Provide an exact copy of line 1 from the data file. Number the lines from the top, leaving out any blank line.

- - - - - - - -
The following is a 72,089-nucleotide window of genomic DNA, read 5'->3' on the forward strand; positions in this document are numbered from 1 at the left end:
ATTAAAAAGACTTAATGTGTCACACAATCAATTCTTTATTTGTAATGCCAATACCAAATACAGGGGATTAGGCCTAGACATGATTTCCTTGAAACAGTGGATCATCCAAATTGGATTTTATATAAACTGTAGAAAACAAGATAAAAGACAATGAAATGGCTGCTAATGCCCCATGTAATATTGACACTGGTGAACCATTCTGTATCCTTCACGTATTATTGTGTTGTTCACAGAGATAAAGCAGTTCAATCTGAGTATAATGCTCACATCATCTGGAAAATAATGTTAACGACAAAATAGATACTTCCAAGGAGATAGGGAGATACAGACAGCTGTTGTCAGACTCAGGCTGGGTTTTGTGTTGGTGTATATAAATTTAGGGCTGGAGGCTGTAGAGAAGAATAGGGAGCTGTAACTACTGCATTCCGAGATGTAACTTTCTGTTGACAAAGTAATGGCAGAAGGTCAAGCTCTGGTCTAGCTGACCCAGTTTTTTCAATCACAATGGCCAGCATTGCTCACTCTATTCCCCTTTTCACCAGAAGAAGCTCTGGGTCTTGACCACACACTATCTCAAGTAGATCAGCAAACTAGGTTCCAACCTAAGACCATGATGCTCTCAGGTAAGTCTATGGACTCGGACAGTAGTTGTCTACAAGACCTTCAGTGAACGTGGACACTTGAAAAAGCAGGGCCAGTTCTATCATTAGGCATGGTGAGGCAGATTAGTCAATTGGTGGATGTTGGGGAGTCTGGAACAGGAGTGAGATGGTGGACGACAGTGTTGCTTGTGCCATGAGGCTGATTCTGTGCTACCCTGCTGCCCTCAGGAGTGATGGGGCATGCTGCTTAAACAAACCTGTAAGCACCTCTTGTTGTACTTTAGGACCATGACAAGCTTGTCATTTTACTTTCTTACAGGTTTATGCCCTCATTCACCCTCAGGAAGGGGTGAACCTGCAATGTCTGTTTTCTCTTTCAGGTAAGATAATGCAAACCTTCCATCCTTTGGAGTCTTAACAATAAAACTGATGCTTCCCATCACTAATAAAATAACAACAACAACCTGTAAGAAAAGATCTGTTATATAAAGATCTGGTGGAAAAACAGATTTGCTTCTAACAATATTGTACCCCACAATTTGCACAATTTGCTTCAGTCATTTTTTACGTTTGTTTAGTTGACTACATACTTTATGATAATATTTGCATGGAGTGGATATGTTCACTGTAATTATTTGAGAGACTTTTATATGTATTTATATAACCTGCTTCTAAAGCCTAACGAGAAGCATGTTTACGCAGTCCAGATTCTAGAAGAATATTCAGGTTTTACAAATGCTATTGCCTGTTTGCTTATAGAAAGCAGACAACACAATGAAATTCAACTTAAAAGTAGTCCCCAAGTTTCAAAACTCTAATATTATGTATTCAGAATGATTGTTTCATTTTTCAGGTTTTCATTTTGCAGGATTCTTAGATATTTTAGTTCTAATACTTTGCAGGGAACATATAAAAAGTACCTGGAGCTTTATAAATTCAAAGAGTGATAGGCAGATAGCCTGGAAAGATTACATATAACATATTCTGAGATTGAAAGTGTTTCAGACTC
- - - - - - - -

The following is a 72,089-nucleotide window of genomic DNA, read 5'->3' on the forward strand; positions in this document are numbered from 1 at the left end: